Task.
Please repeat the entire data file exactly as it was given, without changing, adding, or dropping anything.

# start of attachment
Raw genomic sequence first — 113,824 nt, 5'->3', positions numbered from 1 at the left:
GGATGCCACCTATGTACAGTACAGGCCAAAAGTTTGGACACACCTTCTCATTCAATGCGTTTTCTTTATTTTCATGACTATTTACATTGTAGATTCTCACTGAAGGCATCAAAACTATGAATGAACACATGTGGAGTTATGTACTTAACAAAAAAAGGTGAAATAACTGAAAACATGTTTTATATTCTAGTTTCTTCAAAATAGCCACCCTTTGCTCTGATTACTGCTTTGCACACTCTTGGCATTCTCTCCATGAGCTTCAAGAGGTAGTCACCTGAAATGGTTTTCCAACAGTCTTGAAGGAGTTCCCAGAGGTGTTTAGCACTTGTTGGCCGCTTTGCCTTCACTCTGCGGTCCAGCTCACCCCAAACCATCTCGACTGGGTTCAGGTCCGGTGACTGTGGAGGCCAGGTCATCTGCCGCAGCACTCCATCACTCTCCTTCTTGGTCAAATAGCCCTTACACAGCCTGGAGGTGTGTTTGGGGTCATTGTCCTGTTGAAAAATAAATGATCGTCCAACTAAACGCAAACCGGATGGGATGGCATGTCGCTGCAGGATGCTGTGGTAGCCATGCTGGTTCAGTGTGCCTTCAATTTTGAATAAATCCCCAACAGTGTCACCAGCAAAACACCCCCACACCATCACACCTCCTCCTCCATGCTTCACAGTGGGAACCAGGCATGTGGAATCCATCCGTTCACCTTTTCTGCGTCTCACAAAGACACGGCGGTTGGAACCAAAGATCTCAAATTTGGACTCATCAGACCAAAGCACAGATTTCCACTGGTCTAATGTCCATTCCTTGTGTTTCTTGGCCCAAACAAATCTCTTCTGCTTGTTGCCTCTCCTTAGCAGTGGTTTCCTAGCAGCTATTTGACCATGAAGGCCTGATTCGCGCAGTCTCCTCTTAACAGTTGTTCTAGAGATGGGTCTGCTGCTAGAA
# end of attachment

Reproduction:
Raw genomic sequence first — 113,824 nt, 5'->3', positions numbered from 1 at the left:
GGATGCCACCTATGTACAGTACAGGCCAAAAGTTTGGACACACCTTCTCATTCAATGCGTTTTCTTTATTTTCATGACTATTTACATTGTAGATTCTCACTGAAGGCATCAAAACTATGAATGAACACATGTGGAGTTATGTACTTAACAAAAAAAGGTGAAATAACTGAAAACATGTTTTATATTCTAGTTTCTTCAAAATAGCCACCCTTTGCTCTGATTACTGCTTTGCACACTCTTGGCATTCTCTCCATGAGCTTCAAGAGGTAGTCACCTGAAATGGTTTTCCAACAGTCTTGAAGGAGTTCCCAGAGGTGTTTAGCACTTGTTGGCCGCTTTGCCTTCACTCTGCGGTCCAGCTCACCCCAAACCATCTCGACTGGGTTCAGGTCCGGTGACTGTGGAGGCCAGGTCATCTGCCGCAGCACTCCATCACTCTCCTTCTTGGTCAAATAGCCCTTACACAGCCTGGAGGTGTGTTTGGGGTCATTGTCCTGTTGAAAAATAAATGATCGTCCAACTAAACGCAAACCGGATGGGATGGCATGTCGCTGCAGGATGCTGTGGTAGCCATGCTGGTTCAGTGTGCCTTCAATTTTGAATAAATCCCCAACAGTGTCACCAGCAAAACACCCCCACACCATCACACCTCCTCCTCCATGCTTCACAGTGGGAACCAGGCATGTGGAATCCATCCGTTCACCTTTTCTGCGTCTCACAAAGACACGGCGGTTGGAACCAAAGATCTCAAATTTGGACTCATCAGACCAAAGCACAGATTTCCACTGGTCTAATGTCCATTCCTTGTGTTTCTTGGCCCAAACAAATCTCTTCTGCTTGTTGCCTCTCCTTAGCAGTGGTTTCCTAGCAGCTATTTGACCATGAAGGCCTGATTCGCGCAGTCTCCTCTTAACAGTTGTTCTAGAGATGGGTCTGCTGCTAGAA